A COVID-19 outbreak that struck a state veterans home in Hilo, Hawaii, in late August has infected a majority of the residents and led to the deaths of at least 27 veterans and spouses. It’s a stark reminder that the pandemic, now entering its ninth month, continues to devastate long-term care centers.
Although the Yukio Okutsu State Veterans Home restricted visitors almost from the beginning, it was slow to adopt testing and infection control measures that may have helped keep the novel coronavirus at bay, says David Carlson, National Executive Committee member for The American Legion Department of Hawaii.
“It’s a sad situation,” he says. “If they had followed the procedures right off the bat – and gotten testing right away – they might have been able to contain it.” But Carlson also faults the state for not taking much of an interest in the veterans home until COVID-19 took hold. “The state, VA and the company never did anything until it was too late,” he says.
State and federal inspectors also raised questions about the veterans home’s pandemic response prior to the outbreak. “There was very little evidence of proactive preparation/planning for COVID,” a VA assessment team reported Sept. 12. “Many practices observed seemed as if they were the result of recent changes. Even though these are improvements, these are things that should have been in place from the pandemic onset and a major contributing factor towards the rapid spread.”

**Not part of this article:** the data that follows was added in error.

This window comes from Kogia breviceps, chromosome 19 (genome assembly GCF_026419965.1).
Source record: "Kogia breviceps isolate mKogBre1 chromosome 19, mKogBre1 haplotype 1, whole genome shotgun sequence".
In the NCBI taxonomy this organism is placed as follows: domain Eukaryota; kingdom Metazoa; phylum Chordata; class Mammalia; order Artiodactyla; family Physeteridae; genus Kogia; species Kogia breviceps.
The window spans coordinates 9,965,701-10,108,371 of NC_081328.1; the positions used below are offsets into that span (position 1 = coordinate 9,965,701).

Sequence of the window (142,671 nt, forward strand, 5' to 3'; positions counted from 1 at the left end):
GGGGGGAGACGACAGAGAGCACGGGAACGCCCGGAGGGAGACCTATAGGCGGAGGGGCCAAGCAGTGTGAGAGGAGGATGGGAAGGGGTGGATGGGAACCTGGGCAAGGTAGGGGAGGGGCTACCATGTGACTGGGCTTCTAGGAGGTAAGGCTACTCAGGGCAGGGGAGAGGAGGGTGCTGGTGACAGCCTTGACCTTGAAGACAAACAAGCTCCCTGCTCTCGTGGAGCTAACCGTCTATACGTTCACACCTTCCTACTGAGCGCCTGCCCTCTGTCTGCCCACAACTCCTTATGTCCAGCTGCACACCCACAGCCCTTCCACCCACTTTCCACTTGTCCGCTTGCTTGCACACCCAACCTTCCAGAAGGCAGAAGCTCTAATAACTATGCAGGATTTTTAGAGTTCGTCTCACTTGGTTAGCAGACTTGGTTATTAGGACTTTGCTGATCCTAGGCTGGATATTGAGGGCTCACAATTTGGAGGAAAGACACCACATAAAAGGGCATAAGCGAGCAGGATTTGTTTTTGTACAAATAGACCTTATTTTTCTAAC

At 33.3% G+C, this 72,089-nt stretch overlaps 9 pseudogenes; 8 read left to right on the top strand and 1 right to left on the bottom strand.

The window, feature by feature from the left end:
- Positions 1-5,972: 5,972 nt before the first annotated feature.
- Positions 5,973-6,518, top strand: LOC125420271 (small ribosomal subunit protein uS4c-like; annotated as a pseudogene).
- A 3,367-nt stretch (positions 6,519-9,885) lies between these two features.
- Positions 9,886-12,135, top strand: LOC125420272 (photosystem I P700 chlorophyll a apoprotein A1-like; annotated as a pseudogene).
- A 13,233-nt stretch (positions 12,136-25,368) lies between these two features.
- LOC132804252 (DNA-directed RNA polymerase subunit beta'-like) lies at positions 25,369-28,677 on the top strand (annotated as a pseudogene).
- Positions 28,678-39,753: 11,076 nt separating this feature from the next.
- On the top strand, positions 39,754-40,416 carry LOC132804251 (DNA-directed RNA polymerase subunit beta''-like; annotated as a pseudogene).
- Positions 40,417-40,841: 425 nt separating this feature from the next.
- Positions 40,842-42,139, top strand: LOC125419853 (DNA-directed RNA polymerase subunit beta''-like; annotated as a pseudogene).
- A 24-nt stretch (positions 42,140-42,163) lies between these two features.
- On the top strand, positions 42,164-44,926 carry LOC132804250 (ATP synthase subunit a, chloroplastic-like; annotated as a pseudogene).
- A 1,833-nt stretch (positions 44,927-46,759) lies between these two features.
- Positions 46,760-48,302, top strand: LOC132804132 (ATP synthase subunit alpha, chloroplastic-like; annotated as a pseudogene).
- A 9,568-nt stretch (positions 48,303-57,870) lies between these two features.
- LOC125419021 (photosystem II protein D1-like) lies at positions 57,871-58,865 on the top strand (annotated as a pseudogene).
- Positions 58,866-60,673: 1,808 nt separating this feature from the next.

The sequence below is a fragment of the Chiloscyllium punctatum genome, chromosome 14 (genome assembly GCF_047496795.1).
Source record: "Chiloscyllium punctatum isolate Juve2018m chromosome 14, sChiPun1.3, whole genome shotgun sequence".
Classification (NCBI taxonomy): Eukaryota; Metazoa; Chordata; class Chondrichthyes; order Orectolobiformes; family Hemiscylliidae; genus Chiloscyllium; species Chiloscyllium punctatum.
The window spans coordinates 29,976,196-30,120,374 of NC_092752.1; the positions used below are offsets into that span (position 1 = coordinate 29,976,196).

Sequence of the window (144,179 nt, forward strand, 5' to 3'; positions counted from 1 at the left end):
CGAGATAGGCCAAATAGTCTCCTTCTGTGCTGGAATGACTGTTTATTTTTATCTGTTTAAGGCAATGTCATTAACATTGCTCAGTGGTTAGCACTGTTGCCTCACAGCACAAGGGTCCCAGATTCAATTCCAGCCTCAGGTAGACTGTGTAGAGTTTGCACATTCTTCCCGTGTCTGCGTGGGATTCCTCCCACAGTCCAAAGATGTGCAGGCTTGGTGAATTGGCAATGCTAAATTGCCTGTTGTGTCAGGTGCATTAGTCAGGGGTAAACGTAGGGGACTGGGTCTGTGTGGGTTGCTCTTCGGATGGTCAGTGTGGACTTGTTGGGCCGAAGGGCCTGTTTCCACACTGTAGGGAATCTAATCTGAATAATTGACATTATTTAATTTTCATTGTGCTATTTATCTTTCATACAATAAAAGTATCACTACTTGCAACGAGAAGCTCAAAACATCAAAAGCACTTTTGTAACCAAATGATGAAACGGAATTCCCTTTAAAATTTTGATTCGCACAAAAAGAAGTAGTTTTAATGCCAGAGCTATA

VA also provided a 19-person team to help deal with COVID-19 from Sept. 17 to Oct. 12, including nurses and specialists in infection control, industrial hygiene, housekeeping, logistics and emergency management.
The Avalon Health Care Group has run the veterans home under contract with the State of Hawaii since 2007. The Utah-based company manages 50 skilled nursing and assisted living facilities in six western states, including four state veterans homes in Utah and one in Nevada.
Avalon has been fined nearly $30,000 for issues at the Yukio Okutsu veterans home since 2017, according to inspection records from The Centers for Medicare and Medicaid Services. The federal agency cited the company for failing to supervise a veteran patient with dementia who wandered three miles from the facility. Other incidents include a resident falling out of bed and fracturing his hip while a certified nursing assistant was changing his clothing, and a certified nursing assistant leaving a resident alone in the shower for 15 to 20 minutes.
The company says it took early “robust action” to protect the residents of Yukio Okutsu State Veterans Home from COVID-19, including restricting visitors. “The facility has implemented all the guidelines of the CDC and CMS since the start of the pandemic in March and have modified its processes as those guidelines have changed,” says Peter Cooke, a retired major general in the Army Reserve who serves on Avalon’s board. “Unfortunately, extensive independent research shows that once the virus begins circulating at a high rate in a community, as it did in Hawaii this summer, it is all but certain to infect long-term care facilities. In the face of this threat, our staff has continued to perform heroic work to protect the veterans in their care, and we are working closely with VA and our other partners to ensure we are doing everything possible to save lives.”
The first signs of COVID-19 infections surfaced Aug. 20 when the Hilo Medical Center asked the state veterans home to participate in the hospital’s random COVID-19 testing program, according to a Hawaii Emergency Management Agency inspection report. Two veterans home staff members went home that same day – one whose daughter was COVID-19 positive and another who reported feeling sick. A few residents of the state veterans home also may have been exposed to the novel coronavirus at an off-site dialysis center, according to the state report.